Changes in the Practice Patterns and Demographics of Ontario Dermatologists

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Abstract

Background:

Changes in the practice patterns and demographics of Canadian dermatologists remain largely unknown and would be helpful in assessing the future practice of dermatology across Canada.

Objective:

To assess changes in the population of Ontario dermatologists over time and the factors that influence their practice patterns, caseload, and the procedures they perform.

Methods:

A retrospective population-based analysis was performed using comprehensive administrative data on Ontario Health Insurance Plan insured dermatology visits and procedures from April 1, 2009, to March 31, 2015.

Results:

The number of dermatologists practicing in Ontario per 100 000 people increased from 1.52 (2009) to 1.62 (2014). During this period, the proportion of female dermatologists increased from 40% to 47%, and the proportion of male dermatologists decreased from 60% to 53%. The mean number of patient visits per dermatologist decreased from 6323 (2009) to 5877 (2014). Females saw a decrease from 4818 to 4181 visits, and males remained constant at 7274 to 7265 visits. Middle career dermatologists had more patient visits compared to those in their early or late career. A rural practice was associated with more patient visits compared to an urban one. The proportion of dermatologists providing nonemergency in-hospital patient services declined. The number of biopsies and malignant excisions performed increased.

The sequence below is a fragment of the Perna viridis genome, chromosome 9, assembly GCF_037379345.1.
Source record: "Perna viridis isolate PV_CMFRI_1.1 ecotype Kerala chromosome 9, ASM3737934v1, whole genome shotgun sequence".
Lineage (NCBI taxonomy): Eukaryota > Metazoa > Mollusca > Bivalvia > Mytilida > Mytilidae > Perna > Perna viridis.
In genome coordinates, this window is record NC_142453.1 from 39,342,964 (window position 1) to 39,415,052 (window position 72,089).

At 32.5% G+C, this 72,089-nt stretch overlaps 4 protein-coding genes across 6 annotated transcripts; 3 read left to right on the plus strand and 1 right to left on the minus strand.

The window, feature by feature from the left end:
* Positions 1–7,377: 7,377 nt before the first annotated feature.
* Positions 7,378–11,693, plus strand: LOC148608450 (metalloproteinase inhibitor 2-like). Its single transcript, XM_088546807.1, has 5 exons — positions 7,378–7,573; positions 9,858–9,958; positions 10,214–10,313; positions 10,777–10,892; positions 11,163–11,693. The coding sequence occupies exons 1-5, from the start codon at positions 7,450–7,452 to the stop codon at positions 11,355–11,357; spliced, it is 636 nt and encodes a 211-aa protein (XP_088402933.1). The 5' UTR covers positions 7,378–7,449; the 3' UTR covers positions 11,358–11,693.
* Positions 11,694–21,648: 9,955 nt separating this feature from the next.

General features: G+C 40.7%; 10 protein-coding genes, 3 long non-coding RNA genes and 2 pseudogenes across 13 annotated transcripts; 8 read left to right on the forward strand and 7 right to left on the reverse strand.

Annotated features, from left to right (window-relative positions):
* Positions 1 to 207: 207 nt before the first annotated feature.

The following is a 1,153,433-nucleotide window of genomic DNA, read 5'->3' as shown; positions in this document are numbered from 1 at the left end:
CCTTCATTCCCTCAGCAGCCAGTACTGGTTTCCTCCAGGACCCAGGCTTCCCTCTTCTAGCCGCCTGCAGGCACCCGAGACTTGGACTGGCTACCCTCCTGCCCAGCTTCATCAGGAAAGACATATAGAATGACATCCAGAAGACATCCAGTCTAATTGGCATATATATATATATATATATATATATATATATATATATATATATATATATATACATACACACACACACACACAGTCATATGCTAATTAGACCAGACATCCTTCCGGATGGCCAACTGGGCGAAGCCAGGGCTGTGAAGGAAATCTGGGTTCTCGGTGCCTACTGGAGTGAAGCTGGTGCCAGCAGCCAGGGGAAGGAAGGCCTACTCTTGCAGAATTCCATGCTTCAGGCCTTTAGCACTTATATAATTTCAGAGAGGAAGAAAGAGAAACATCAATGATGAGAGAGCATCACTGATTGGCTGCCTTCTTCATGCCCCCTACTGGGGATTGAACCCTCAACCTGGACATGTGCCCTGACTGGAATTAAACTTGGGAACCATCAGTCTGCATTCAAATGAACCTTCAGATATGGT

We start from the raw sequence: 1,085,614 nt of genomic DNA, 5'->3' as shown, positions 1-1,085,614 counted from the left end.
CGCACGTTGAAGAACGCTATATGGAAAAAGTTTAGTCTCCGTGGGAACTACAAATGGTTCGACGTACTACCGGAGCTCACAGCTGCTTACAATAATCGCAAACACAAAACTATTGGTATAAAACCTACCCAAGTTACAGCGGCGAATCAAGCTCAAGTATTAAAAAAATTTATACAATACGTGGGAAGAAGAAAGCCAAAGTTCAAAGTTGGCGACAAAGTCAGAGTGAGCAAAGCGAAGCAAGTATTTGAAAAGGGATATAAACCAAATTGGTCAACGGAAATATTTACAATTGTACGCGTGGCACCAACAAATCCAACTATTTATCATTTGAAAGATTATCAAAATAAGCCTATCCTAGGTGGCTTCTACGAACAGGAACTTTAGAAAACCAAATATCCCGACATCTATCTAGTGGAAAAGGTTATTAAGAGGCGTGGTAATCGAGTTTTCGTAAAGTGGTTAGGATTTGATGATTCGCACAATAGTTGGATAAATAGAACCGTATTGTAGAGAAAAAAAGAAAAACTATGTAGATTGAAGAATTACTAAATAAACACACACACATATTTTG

Conclusions:

The number of dermatologists at the population level increased and the number of patient visits per dermatologist decreased. Career stage, physician sex, and practice location all affect the practice of dermatology. Future studies to assess underlying factors for these observations would be of value.

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